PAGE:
Finally the truth about clowns is out! Beneath their smirky sinister grins and wildly patterned clothes are clever killers from out of this world. The "juxtaposition of their toy-store arsenal and malevolent intent proves to be a tasty combination" (Los Angeles Times) in this killer entertainment that will leave you fearing these big-top creatures for good. A spaceship - looking like a circus tent - lands in a field near a small town, signaling the attack of deviant, red-nosed, balloon-twisting psychos from another world who plan to annihilate mankind - by turning people into cotton candy! Luckily, the town's teen citizenry decides to fi ght back and teach the cosmic bozos a lesson. But these klowns are no klutzes, turning popcorn, peanuts and caramel corn into playful - but deadly - weapons of madcap destruction and mayhem!
Whatta ya gonna do? Knock my block off?
Armed with cotton-candy blasters, mutated flesh-eating popcorn, balloon ray guns, acid pies, and animated shadow puppets that swallow you whole, 'Killer Klowns From Outer Space' invade Earth to scare your funny-bone to death. The colorful circus freaks draw you in with their playful pleasantries before cocooning you in cotton candy and storing you away on their mother ship, which is shaped like an enormous Barnum & Bailey tent. They suck on your blood at their leisure through the most convoluted funny straws, jump out of pizza boxes like a Jack-in-the-Box, and explode into a fireworks show of confetti when you pop their noses. It's one silly laugh after another in this outrageously weird cult favorite.
In the tradition of 'Attack of the Killer Tomatoes' and 'Night of the Creeps,' the Chiodo Brothers created a hysterically absurd homage to the sci-fi B-horror movies of the 1950s and 1960s. The title says it all, promising a darkly cartoonish tribute to the period while placing it in a contemporary small town setting, born of a twisted sense of humor and our childhood fear of clowns. No one specific drive-in feature serves as inspiration, but rather, it comes from the collective memories of those films and captures the spirit of the era while forging into slapstick excess. It's a romping good time at the movies, never meant to be taken serious or all that scary. Just sit back and laugh at the farcical nonsense of clowns with a street vacuum or enjoy the wickedness of seeing a child about be knocked on the head with a wooden mallet.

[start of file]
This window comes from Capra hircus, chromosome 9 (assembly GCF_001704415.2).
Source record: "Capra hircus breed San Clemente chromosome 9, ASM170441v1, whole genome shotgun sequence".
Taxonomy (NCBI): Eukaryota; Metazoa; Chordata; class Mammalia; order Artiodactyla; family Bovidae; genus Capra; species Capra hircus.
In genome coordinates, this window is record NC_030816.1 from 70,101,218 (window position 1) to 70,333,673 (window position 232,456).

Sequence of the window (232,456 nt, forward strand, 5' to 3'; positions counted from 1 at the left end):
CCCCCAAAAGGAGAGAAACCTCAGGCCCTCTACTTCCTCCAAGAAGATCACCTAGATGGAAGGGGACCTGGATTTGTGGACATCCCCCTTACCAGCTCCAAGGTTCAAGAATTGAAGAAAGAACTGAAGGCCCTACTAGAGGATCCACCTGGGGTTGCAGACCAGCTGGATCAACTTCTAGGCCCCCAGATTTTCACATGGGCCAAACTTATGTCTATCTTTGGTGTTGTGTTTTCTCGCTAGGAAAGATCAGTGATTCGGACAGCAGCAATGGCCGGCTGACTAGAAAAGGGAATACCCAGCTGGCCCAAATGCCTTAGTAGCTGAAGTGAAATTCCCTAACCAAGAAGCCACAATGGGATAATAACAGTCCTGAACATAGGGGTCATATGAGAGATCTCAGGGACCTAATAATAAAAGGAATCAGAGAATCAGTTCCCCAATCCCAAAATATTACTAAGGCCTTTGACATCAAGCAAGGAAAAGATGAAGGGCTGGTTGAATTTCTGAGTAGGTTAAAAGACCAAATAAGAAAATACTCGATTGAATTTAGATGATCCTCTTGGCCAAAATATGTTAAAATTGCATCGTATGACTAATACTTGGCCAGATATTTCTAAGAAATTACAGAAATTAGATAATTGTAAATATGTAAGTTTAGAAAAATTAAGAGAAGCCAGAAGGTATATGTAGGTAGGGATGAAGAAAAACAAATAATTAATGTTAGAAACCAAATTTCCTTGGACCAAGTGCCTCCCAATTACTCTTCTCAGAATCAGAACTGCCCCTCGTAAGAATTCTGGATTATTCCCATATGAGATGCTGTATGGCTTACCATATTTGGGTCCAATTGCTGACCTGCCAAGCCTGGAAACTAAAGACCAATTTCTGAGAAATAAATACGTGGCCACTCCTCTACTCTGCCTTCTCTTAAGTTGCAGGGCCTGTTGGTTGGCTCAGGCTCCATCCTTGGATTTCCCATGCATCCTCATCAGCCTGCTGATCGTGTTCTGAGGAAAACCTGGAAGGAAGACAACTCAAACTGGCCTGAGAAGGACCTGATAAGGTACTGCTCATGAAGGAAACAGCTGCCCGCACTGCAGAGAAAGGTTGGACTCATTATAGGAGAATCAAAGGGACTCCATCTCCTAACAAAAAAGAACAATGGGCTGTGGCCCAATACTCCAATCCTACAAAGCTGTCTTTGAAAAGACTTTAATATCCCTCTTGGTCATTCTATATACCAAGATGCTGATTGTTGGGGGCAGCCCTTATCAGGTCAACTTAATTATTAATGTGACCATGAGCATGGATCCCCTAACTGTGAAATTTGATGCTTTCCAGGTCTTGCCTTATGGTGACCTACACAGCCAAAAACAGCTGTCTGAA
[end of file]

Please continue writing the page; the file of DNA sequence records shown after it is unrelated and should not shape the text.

It's made even more bizarre when characters on screen show absolutely no fear of the invading aliens simply because they resemble clowns. Many even approach them without the slightest concern or alarm that the creatures are walking the streets at night. The space invaders are actually hideous-looking monsters with grimy, yellow teeth and the most disturbingly sinister smiles. The Chiodo Brothers come from a background in special effects and make-up (editor's shout out: Stephen Chiodo graduated from my alma mater), and they played a major role in the production design and the look of the Killer Klowns. They are precisely as we would imagine them in our worst nightmares — revoltingly phantasmagoric grotesqueries from another world that want to eat you, not bring a smile to your face. One of the movie's most imaginative and admirable aspects is in the effects and design. For a low-budget film, they're amazing!
The story, riddled with a variety of classic horror tropes and clichés, follows a young couple (Grant Cramer and Suzanne Snyder with funny names like Mike Tobacco and Debbie Stone) stumbling upon the alien invasion and setting out to warn their quiet, suburban town à la Steve McQueen and Aneta Corsaut in 'The Blob.' Later, Snyder becomes the archetypical damsel-in-distress when kidnapped in one of those huge circus balloons that I don't think we see anymore. With the sheriff (John Allen Nelson) convinced of the creepy threat these clowns pose, Cramer and he are on the rescue while mean-spirited Officer Mooney (John Vernon) remains a non-believer, leading to his own demise as a ventriloquist dummy. Michael Siegel and Peter Licassi as the ice-cream-selling Terenzi Brothers join the rescue mission as a pair of comic-relief buffoons.